I make use of the Master Password feature in Firefox. While not on by default, when enabled this feature encrypts your Firefox saved passwords on disk, and Firefox will prompt you when you need access to a saved password. When your browser is not running, your passwords are safe. There is a tool to try to brute force your master password if your machine is stolen, but as long as you use a strong password you should be ok (or at the very least, give you time to change them). For more information, see http://kb.mozillazine.org/Master_password.

This is a nice feature, and one which Chromium lacks. If you let Chromium save your passwords, they are stored in the ‘~/.config/chromium/Default/Web Data’ sqlite database. Displaying them is surprisingly easy (this is 5.0.342.9~r43360-0ubuntu2 on Ubuntu 10.04 LTS, newer versions may save them somewhere else):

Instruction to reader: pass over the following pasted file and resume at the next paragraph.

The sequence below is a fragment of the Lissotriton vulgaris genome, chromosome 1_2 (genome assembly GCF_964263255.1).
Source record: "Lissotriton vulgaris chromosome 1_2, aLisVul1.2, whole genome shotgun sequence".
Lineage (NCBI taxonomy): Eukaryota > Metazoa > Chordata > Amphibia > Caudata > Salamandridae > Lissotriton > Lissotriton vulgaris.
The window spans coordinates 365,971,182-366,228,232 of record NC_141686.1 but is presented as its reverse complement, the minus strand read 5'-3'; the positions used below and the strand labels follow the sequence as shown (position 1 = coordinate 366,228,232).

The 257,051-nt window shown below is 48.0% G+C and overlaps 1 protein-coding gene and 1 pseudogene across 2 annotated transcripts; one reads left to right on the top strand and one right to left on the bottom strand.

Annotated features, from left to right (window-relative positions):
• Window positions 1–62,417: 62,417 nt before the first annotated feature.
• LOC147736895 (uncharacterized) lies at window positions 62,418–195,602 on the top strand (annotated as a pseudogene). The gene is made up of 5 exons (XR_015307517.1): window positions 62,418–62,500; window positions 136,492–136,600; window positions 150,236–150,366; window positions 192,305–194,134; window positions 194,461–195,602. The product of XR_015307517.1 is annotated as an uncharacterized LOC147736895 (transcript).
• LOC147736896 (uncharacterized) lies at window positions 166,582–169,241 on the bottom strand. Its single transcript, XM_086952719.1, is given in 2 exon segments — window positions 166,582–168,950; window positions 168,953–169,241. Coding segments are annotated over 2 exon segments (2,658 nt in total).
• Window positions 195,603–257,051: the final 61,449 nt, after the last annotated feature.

$ echo 'SELECT username_value, password_value FROM logins;' | sqlite3 ~/.config/chromium/Default/Web\ Data | grep -v '^|$'

As you can see, in essence your passwords are stored in plain text on your disk (though the ~/.config/chromium directory does have 0700 permissions). I won’t go into the reasons why Google hasn’t implemented this feature yet since people can read the bug, but it seems clear that:

  • Google is not going to fix this anytime soon
  • People need a way to protect themselves

There are some alternatives with LastPass and RoboForm, but these apparently require you to store your passwords online (I’ve not verified this personally). As it stands, there is not a way to lock your saved passwords, so I encourage Chromium users to encrypt their data using eCryptfs or LUKS full disk encryption so that at least when you turn off your computer the passwords are not readily available. In Ubuntu, you can: